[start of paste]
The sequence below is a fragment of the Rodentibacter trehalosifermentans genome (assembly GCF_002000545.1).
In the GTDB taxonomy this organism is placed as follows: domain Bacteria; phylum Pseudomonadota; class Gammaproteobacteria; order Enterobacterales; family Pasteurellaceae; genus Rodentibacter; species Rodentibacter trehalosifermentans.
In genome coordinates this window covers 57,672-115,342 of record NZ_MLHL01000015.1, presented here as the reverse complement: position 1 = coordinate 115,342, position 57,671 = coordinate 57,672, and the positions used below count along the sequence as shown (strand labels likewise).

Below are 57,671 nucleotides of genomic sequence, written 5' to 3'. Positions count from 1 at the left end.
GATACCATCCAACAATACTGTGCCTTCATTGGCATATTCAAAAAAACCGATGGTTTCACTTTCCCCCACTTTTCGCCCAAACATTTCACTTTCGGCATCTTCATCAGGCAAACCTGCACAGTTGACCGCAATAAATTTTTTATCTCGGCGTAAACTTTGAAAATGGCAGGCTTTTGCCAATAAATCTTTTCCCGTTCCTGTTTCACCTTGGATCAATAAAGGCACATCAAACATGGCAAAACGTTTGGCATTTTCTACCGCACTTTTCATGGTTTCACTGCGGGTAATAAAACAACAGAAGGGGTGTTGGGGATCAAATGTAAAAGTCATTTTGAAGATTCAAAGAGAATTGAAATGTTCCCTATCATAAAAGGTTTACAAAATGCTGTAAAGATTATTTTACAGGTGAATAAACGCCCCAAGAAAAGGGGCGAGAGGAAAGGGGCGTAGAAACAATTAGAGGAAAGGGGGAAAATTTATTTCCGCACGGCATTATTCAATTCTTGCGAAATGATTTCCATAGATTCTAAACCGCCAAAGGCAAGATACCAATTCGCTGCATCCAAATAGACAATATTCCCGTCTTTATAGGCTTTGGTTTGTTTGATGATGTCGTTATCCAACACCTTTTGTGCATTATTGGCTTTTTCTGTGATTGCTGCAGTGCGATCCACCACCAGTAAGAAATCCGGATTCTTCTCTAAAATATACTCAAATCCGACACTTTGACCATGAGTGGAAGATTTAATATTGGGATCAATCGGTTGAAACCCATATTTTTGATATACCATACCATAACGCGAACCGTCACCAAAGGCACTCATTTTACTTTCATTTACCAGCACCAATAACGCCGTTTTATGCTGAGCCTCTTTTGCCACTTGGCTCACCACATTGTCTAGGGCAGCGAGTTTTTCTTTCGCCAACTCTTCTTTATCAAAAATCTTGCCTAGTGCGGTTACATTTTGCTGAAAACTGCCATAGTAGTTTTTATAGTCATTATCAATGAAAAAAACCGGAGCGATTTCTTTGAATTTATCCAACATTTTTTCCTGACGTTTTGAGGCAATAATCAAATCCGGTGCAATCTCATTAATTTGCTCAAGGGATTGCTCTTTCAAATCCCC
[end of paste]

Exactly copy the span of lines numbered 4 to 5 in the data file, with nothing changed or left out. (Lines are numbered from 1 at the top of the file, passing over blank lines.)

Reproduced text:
Below are 57,671 nucleotides of genomic sequence, written 5' to 3'. Positions count from 1 at the left end.
GATACCATCCAACAATACTGTGCCTTCATTGGCATATTCAAAAAAACCGATGGTTTCACTTTCCCCCACTTTTCGCCCAAACATTTCACTTTCGGCATCTTCATCAGGCAAACCTGCACAGTTGACCGCAATAAATTTTTTATCTCGGCGTAAACTTTGAAAATGGCAGGCTTTTGCCAATAAATCTTTTCCCGTTCCTGTTTCACCTTGGATCAATAAAGGCACATCAAACATGGCAAAACGTTTGGCATTTTCTACCGCACTTTTCATGGTTTCACTGCGGGTAATAAAACAACAGAAGGGGTGTTGGGGATCAAATGTAAAAGTCATTTTGAAGATTCAAAGAGAATTGAAATGTTCCCTATCATAAAAGGTTTACAAAATGCTGTAAAGATTATTTTACAGGTGAATAAACGCCCCAAGAAAAGGGGCGAGAGGAAAGGGGCGTAGAAACAATTAGAGGAAAGGGGGAAAATTTATTTCCGCACGGCATTATTCAATTCTTGCGAAATGATTTCCATAGATTCTAAACCGCCAAAGGCAAGATACCAATTCGCTGCATCCAAATAGACAATATTCCCGTCTTTATAGGCTTTGGTTTGTTTGATGATGTCGTTATCCAACACCTTTTGTGCATTATTGGCTTTTTCTGTGATTGCTGCAGTGCGATCCACCACCAGTAAGAAATCCGGATTCTTCTCTAAAATATACTCAAATCCGACACTTTGACCATGAGTGGAAGATTTAATATTGGGATCAATCGGTTGAAACCCATATTTTTGATATACCATACCATAACGCGAACCGTCACCAAAGGCACTCATTTTACTTTCATTTACCAGCACCAATAACGCCGTTTTATGCTGAGCCTCTTTTGCCACTTGGCTCACCACATTGTCTAGGGCAGCGAGTTTTTCTTTCGCCAACTCTTCTTTATCAAAAATCTTGCCTAGTGCGGTTACATTTTGCTGAAAACTGCCATAGTAGTTTTTATAGTCATTATCAATGAAAAAAACCGGAGCGATTTCTTTGAATTTATCCAACATTTTTTCCTGACGTTTTGAGGCAATAATCAAATCCGGTGCAATCTCATTAATTTGCTCAAGGGATTGCTCTTTCAAATCCCC